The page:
Preparing for the next generation of employees by creating a performance culture
Baby boomers (born 1946 to 1964) “will retire at a rate of 10,000 per day through at least 2030, when almost 73 million Americans, comprising more than 20% of the U.S. population, will be age 65 or older,” according to the Insured Retirement Institute. This turnover will impact the workforce for the next 14 years. This is not something that may or may not happen—it is happening right now.
Millennials (born 1982 to 2000) are staying at a job for an average of 4.4 years, according to the most recent data available from the U.S. Bureau of Labor Statistics. This means millennials will change jobs a minimum of three to four times in the next 14 years.
Have you evaluated your workforce and what issues you may face with turnover? If there is turnover, you need to address training. New hires require proper training to perform at the level and quality you demand for your business.
According to the 2014 Training Industry Report from Training magazine, the annual training budgets for U.S. small businesses totaled an average of $308,000 in 2014, with retail and wholesale spending more than $500,000. Approximately $1,200 was spent per employee. Those numbers are three years old, and we all know that in business, costs increase every year.
So what does this mean for small businesses? How can we make it through personnel transitions and trainings? One way is to provide a road map with processes and procedures.
Processes and procedures empower your employees and provide your business with training tools. They inform the decisions, structure, hierarchy and foundation of the business. Never underestimate how vital processes and procedures are to business growth.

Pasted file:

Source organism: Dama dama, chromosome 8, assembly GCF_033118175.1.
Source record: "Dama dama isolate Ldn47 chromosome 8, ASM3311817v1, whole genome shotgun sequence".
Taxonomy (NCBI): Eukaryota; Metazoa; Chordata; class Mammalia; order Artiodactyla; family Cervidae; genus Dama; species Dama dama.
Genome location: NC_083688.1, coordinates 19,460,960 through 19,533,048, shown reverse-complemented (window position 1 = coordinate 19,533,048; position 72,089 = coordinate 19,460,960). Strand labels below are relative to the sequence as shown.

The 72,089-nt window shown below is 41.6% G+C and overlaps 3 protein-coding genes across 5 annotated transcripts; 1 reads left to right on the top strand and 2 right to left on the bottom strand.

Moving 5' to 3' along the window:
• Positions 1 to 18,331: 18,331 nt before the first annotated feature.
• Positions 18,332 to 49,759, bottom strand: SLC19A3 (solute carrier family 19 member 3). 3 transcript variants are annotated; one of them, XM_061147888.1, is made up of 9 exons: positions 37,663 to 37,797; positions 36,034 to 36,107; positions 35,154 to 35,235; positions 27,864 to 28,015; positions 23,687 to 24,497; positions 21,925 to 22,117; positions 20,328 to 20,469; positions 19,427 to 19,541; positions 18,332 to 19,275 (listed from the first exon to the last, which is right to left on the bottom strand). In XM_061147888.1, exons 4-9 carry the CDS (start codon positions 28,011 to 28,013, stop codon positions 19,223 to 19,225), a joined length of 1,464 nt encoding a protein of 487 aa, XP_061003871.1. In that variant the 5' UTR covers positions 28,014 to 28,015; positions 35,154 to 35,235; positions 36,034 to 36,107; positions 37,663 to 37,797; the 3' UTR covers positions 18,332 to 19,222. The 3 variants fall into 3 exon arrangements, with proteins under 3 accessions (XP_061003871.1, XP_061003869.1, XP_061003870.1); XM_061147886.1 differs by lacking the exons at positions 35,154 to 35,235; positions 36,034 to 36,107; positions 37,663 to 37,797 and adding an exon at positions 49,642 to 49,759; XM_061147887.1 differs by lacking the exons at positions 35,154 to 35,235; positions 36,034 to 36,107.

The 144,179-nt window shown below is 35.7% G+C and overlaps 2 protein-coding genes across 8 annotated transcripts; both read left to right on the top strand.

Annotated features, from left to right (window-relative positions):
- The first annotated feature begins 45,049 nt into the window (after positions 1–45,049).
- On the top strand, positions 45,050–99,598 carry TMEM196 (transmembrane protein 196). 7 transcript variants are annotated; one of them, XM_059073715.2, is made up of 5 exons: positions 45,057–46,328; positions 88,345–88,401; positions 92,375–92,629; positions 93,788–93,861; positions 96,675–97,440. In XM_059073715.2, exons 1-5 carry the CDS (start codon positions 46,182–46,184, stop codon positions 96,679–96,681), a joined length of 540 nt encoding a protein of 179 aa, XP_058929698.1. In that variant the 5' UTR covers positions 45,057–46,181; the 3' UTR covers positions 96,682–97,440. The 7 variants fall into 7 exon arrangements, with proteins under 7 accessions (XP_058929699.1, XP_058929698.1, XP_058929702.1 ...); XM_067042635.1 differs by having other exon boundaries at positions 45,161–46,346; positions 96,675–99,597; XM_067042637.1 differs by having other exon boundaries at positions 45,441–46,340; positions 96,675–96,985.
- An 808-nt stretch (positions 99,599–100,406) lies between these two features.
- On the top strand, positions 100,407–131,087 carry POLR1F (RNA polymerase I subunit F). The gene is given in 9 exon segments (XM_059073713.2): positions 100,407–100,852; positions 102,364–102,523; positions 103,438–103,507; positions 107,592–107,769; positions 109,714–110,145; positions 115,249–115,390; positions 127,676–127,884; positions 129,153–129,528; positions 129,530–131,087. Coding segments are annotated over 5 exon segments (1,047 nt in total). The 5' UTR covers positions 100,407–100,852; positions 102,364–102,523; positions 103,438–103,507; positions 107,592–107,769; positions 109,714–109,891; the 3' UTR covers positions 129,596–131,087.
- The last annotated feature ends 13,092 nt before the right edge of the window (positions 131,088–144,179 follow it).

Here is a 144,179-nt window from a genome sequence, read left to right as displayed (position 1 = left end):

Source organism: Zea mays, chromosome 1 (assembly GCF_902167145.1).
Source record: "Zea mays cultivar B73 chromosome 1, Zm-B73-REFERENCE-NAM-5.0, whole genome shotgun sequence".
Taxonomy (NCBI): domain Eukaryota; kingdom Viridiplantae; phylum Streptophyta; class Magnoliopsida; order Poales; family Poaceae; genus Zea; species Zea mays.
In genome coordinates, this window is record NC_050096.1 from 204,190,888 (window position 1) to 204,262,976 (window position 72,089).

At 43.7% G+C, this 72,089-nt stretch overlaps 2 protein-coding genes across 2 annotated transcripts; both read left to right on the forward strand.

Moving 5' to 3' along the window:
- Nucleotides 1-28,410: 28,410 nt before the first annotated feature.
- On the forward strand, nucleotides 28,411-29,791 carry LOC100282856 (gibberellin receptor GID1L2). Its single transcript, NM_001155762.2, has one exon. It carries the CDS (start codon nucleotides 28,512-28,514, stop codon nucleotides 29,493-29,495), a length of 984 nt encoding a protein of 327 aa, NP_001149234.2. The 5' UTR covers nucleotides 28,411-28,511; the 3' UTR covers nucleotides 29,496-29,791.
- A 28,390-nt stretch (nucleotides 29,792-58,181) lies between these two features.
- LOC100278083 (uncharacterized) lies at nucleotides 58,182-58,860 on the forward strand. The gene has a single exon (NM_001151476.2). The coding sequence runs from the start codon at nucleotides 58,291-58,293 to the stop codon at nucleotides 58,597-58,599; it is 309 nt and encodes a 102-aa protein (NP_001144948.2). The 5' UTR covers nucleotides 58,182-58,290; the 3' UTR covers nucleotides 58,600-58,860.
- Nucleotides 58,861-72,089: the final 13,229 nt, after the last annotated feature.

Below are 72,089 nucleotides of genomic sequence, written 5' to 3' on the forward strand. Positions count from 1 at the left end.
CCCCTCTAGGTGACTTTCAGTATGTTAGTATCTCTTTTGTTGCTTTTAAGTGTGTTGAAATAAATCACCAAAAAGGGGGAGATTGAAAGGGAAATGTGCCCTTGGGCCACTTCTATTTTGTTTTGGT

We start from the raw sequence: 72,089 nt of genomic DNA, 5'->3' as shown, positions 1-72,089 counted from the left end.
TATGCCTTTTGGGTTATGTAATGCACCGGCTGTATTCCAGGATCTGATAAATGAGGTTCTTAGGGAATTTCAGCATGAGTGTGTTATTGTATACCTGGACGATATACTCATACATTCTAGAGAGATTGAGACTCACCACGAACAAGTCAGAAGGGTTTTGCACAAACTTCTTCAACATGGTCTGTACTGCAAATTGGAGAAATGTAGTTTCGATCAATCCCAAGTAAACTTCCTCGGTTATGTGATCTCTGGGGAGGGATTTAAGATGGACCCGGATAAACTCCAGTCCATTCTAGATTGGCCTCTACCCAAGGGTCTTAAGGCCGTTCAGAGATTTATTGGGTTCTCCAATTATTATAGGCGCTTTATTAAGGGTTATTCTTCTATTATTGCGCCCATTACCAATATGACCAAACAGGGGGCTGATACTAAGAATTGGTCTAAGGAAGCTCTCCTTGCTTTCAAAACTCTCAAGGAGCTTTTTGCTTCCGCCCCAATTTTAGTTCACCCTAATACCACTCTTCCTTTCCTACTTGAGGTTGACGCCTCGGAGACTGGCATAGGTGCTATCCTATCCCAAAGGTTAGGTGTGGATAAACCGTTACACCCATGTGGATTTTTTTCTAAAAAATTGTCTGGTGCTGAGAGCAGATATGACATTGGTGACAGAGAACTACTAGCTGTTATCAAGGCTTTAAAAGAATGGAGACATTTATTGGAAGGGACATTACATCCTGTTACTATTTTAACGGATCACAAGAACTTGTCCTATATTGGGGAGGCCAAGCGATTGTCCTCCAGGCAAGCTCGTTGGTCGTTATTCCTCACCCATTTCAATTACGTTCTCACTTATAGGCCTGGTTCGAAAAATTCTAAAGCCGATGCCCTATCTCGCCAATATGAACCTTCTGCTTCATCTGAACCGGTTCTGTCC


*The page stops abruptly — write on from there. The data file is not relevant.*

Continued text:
Applied Management Group Inc. hears from clients that “our oldest techs train our new techs.” These businesses are relying on tribal knowledge to train new employees. This creates a tribal culture, or a system in which knowledge is handed down verbally from one worker to the next with little information formally set in written procedures. It puts a strain on a new employee in the event he or she does not adhere to those standards or understand what is expected of him or her.
Indicators of tribal culture are phrases like, “I taught them everything they know,” or, “I know more about this company than the owner—he can’t fire me.”
Is it the best thing for your business and your employees to have your oldest employees train your newest ones? We have personally worked with a business that did this and announced it proudly to us before and after our service calls—they wanted everyone to know! But from a customer’s point of view, this was not a bragging right. That company had to visit a customer’s home multiple times to fix a problem. The oldest technician, who said he trains all of the other technicians, visited first, but on the next visit, the newest one came. The new technician broke from his training and tried something he thought might work. He figured it out and the problem was fixed within minutes.
Take a step back from time to time and look at things from your customers’ point of view. Your perception as a business owner of the value and quality your customers are receiving may not be in alignment with your customers’ perceptions and expectations.
Many businesses run on the trust that their tribal knowledge employees will stay with them. But many of those employees are reaching retirement age. Employment is a revolving door. If there was ever a time for business owners to take control, it is now. Move your business from a tribal culture to a performance culture, which determines how things are done and how people behave.
A performance culture is based on processes and procedures that empower employees. Those processes and procedures have to be created by the individuals who currently are performing the duties. This harnesses the tribal knowledge, but also gives employees direction and validation. The processes and procedures must be approved and enforced by all levels of management to instill a positive culture.
A performance culture is the hardest for your competitors to copy. It is what makes your business desirable to your customers. It makes your company more desirable to the quality employees you are constantly seeking. A performance culture creates an environment that cannot be duplicated by your competitors, while encouraging quality employees to work for you.
Create a culture that differentiates your businesses from the others while empowering your employees, securing your customers, and ensuring your knowledge is documented and ready to be passed on. Insulate your business, take control and be prepared for that revolving door.